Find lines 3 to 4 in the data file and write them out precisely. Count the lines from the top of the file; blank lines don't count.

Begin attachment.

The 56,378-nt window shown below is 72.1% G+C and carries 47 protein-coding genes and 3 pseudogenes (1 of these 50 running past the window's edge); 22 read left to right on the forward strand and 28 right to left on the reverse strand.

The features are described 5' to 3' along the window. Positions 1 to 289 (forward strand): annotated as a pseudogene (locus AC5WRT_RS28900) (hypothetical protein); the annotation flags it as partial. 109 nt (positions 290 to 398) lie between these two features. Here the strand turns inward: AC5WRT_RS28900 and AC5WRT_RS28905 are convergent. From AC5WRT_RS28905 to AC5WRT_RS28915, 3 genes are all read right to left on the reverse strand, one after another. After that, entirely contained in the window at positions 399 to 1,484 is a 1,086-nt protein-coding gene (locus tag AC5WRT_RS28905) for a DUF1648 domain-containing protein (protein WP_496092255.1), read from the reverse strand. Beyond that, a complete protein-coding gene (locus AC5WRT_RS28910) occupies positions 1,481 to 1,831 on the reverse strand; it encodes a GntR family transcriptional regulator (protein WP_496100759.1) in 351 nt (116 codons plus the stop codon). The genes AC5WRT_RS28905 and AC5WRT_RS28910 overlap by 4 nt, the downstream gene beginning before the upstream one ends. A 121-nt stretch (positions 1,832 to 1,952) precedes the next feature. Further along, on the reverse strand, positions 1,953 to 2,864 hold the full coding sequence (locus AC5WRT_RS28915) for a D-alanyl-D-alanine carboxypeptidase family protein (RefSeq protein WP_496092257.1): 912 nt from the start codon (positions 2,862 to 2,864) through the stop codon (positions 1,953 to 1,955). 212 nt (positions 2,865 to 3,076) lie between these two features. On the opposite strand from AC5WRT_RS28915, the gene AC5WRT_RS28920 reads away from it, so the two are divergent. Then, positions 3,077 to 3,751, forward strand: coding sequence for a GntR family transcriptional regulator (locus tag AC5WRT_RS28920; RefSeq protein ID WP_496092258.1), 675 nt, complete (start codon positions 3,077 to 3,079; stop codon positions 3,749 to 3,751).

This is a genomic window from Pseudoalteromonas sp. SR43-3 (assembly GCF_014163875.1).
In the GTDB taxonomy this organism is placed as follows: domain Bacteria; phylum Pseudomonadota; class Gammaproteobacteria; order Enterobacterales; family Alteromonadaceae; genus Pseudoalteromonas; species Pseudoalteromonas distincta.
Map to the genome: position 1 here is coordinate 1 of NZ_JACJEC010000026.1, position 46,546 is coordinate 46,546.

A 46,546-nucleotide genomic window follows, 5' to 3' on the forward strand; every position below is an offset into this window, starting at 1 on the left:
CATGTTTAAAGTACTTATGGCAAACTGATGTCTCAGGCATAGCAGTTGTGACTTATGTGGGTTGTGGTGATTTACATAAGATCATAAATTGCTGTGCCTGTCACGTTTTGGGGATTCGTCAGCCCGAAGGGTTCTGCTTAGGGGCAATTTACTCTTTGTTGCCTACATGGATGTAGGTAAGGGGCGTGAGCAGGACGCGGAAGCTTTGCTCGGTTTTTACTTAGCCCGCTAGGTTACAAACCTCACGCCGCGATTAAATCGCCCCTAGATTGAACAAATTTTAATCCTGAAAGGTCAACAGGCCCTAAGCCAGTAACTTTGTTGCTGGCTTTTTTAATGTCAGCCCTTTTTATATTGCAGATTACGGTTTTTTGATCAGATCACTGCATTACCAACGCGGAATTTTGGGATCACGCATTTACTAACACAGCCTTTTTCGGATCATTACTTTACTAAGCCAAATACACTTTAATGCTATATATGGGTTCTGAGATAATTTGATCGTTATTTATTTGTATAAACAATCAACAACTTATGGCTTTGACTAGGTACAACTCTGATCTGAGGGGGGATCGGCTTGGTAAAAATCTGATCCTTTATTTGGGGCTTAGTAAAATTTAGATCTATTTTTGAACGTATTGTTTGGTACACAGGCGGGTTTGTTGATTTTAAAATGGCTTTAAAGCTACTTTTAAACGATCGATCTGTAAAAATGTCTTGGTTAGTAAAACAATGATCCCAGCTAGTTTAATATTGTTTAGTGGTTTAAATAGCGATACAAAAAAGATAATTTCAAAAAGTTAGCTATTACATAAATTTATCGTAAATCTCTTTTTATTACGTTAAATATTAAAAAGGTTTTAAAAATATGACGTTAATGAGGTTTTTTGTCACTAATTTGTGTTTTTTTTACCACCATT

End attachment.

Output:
This is a genomic window from Pseudoalteromonas sp. SR43-3 (assembly GCF_014163875.1).
In the GTDB taxonomy this organism is placed as follows: domain Bacteria; phylum Pseudomonadota; class Gammaproteobacteria; order Enterobacterales; family Alteromonadaceae; genus Pseudoalteromonas; species Pseudoalteromonas distincta.